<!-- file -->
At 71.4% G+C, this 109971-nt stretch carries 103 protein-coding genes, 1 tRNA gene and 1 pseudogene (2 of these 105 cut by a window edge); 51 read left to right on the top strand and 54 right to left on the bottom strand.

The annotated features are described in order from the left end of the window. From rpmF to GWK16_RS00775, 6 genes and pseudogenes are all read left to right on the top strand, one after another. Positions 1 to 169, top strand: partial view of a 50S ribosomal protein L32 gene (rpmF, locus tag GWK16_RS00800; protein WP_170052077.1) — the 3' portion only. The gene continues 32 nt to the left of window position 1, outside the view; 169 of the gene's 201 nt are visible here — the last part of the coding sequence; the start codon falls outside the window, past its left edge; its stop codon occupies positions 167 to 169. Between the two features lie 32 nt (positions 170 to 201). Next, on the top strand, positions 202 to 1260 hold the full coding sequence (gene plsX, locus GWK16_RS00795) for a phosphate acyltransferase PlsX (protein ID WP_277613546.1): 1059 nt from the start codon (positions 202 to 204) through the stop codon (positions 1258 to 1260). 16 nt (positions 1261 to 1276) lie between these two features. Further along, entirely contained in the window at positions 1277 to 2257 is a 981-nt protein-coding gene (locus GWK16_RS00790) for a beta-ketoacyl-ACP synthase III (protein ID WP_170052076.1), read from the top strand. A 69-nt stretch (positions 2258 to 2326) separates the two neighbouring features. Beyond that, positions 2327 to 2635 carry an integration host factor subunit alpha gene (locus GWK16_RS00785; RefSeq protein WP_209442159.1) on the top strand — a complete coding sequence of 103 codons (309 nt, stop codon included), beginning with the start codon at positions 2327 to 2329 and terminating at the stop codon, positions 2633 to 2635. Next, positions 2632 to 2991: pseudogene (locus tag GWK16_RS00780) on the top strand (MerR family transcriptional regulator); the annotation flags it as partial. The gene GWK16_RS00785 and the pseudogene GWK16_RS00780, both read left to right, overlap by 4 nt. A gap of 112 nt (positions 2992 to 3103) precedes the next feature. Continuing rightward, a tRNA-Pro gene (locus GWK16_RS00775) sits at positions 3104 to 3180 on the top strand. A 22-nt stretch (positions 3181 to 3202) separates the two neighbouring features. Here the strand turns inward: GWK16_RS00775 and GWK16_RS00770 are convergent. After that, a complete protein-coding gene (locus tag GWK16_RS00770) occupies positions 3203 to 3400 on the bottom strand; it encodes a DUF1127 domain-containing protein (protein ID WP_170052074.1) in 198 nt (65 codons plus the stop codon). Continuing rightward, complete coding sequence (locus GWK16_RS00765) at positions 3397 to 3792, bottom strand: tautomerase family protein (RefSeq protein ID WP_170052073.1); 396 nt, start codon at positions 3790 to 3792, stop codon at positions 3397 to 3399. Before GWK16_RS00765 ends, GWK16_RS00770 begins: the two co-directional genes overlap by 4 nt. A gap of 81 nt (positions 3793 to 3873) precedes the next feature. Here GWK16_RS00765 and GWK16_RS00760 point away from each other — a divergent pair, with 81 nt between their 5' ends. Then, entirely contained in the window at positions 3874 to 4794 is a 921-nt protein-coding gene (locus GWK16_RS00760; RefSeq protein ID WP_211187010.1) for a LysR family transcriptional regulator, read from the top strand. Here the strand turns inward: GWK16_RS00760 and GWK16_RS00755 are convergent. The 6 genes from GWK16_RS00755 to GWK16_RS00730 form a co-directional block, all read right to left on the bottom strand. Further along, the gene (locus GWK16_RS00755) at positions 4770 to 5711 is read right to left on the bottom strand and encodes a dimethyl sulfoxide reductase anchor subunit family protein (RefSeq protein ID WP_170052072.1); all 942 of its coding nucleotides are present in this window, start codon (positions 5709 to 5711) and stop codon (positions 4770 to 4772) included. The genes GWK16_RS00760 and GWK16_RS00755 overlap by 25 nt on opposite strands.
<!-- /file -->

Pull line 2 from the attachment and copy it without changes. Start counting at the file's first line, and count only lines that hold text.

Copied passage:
The annotated features are described in order from the left end of the window. From rpmF to GWK16_RS00775, 6 genes and pseudogenes are all read left to right on the top strand, one after another. Positions 1 to 169, top strand: partial view of a 50S ribosomal protein L32 gene (rpmF, locus tag GWK16_RS00800; protein WP_170052077.1) — the 3' portion only. The gene continues 32 nt to the left of window position 1, outside the view; 169 of the gene's 201 nt are visible here — the last part of the coding sequence; the start codon falls outside the window, past its left edge; its stop codon occupies positions 167 to 169. Between the two features lie 32 nt (positions 170 to 201). Next, on the top strand, positions 202 to 1260 hold the full coding sequence (gene plsX, locus GWK16_RS00795) for a phosphate acyltransferase PlsX (protein ID WP_277613546.1): 1059 nt from the start codon (positions 202 to 204) through the stop codon (positions 1258 to 1260). 16 nt (positions 1261 to 1276) lie between these two features. Further along, entirely contained in the window at positions 1277 to 2257 is a 981-nt protein-coding gene (locus GWK16_RS00790) for a beta-ketoacyl-ACP synthase III (protein ID WP_170052076.1), read from the top strand. A 69-nt stretch (positions 2258 to 2326) separates the two neighbouring features. Beyond that, positions 2327 to 2635 carry an integration host factor subunit alpha gene (locus GWK16_RS00785; RefSeq protein WP_209442159.1) on the top strand — a complete coding sequence of 103 codons (309 nt, stop codon included), beginning with the start codon at positions 2327 to 2329 and terminating at the stop codon, positions 2633 to 2635. Next, positions 2632 to 2991: pseudogene (locus tag GWK16_RS00780) on the top strand (MerR family transcriptional regulator); the annotation flags it as partial. The gene GWK16_RS00785 and the pseudogene GWK16_RS00780, both read left to right, overlap by 4 nt. A gap of 112 nt (positions 2992 to 3103) precedes the next feature. Continuing rightward, a tRNA-Pro gene (locus GWK16_RS00775) sits at positions 3104 to 3180 on the top strand. A 22-nt stretch (positions 3181 to 3202) separates the two neighbouring features. Here the strand turns inward: GWK16_RS00775 and GWK16_RS00770 are convergent. After that, a complete protein-coding gene (locus tag GWK16_RS00770) occupies positions 3203 to 3400 on the bottom strand; it encodes a DUF1127 domain-containing protein (protein ID WP_170052074.1) in 198 nt (65 codons plus the stop codon). Continuing rightward, complete coding sequence (locus GWK16_RS00765) at positions 3397 to 3792, bottom strand: tautomerase family protein (RefSeq protein ID WP_170052073.1); 396 nt, start codon at positions 3790 to 3792, stop codon at positions 3397 to 3399. Before GWK16_RS00765 ends, GWK16_RS00770 begins: the two co-directional genes overlap by 4 nt. A gap of 81 nt (positions 3793 to 3873) precedes the next feature. Here GWK16_RS00765 and GWK16_RS00760 point away from each other — a divergent pair, with 81 nt between their 5' ends. Then, entirely contained in the window at positions 3874 to 4794 is a 921-nt protein-coding gene (locus GWK16_RS00760; RefSeq protein ID WP_211187010.1) for a LysR family transcriptional regulator, read from the top strand. Here the strand turns inward: GWK16_RS00760 and GWK16_RS00755 are convergent. The 6 genes from GWK16_RS00755 to GWK16_RS00730 form a co-directional block, all read right to left on the bottom strand. Further along, the gene (locus GWK16_RS00755) at positions 4770 to 5711 is read right to left on the bottom strand and encodes a dimethyl sulfoxide reductase anchor subunit family protein (RefSeq protein ID WP_170052072.1); all 942 of its coding nucleotides are present in this window, start codon (positions 5709 to 5711) and stop codon (positions 4770 to 4772) included. The genes GWK16_RS00760 and GWK16_RS00755 overlap by 25 nt on opposite strands.